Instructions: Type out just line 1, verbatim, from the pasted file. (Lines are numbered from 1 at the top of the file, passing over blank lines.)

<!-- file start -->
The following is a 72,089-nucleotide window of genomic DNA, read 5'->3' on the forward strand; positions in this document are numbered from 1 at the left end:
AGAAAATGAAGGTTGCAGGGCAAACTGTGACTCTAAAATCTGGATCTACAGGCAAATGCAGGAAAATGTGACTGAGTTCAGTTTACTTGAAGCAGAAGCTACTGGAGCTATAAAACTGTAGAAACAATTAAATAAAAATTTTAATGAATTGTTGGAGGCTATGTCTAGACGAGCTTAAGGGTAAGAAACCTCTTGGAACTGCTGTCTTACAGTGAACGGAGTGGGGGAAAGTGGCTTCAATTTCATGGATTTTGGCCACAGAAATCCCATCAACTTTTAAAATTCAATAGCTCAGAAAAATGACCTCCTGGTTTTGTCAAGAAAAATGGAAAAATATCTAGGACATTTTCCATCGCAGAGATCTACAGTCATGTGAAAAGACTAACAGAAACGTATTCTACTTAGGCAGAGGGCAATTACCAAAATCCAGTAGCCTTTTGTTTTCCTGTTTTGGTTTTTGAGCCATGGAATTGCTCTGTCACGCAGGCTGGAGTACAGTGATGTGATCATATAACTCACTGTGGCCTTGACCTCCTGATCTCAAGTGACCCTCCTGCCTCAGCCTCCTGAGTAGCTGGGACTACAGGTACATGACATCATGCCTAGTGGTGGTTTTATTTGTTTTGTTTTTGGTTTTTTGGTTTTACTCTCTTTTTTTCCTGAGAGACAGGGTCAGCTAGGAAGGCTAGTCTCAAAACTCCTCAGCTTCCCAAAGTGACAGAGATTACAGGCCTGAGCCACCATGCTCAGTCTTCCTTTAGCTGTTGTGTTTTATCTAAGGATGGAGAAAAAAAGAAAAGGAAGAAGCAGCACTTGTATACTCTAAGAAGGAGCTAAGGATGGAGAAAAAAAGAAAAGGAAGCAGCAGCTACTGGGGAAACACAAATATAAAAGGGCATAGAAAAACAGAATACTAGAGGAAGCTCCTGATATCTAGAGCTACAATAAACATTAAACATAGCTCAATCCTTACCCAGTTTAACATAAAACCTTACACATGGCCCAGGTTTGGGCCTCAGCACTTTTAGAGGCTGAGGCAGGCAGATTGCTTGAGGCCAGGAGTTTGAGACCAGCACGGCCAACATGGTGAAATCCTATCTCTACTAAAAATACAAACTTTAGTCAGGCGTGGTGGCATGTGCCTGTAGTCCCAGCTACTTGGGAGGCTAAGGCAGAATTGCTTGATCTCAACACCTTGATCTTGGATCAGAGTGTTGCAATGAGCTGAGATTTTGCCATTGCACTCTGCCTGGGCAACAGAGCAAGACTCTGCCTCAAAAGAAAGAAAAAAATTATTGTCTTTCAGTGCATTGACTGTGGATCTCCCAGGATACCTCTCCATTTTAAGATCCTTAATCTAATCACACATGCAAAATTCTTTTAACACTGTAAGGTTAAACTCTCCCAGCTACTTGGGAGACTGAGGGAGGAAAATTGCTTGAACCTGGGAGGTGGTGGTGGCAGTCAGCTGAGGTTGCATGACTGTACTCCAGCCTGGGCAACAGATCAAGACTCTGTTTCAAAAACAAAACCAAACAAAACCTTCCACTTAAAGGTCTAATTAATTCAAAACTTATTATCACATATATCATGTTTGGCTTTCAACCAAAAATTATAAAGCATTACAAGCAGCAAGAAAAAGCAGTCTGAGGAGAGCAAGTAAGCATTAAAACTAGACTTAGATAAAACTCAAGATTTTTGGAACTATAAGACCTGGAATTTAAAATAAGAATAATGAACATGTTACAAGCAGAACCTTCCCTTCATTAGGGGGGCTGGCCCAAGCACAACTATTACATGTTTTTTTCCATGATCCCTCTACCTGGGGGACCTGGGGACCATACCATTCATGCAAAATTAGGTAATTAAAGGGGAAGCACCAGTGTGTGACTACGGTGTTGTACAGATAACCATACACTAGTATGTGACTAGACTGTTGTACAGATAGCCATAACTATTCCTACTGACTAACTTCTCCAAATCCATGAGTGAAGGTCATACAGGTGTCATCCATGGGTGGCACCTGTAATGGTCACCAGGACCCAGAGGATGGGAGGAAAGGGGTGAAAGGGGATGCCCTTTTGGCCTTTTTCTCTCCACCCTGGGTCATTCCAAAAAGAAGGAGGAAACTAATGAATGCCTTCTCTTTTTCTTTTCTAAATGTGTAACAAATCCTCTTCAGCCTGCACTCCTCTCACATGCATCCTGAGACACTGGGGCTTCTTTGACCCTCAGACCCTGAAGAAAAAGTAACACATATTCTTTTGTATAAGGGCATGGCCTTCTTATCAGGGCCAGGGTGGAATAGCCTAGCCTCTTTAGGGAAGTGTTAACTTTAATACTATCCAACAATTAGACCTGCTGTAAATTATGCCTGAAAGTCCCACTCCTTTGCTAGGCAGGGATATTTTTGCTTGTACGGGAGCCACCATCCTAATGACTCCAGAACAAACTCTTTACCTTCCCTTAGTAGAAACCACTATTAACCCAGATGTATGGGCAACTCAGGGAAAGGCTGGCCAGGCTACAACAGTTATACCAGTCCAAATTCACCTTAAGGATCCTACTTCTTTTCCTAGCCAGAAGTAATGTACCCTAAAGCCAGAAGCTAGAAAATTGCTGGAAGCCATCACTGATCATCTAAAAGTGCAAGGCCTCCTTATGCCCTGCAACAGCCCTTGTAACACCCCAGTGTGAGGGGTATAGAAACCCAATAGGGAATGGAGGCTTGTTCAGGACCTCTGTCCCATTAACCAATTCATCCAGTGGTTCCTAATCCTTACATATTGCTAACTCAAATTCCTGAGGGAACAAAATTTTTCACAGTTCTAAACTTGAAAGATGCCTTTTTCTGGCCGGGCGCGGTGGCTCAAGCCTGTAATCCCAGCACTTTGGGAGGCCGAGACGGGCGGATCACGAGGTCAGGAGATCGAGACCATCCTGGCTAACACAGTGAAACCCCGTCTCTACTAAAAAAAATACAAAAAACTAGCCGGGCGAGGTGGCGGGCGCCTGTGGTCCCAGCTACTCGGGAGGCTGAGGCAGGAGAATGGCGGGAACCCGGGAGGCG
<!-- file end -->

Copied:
The following is a 72,089-nucleotide window of genomic DNA, read 5'->3' on the forward strand; positions in this document are numbered from 1 at the left end: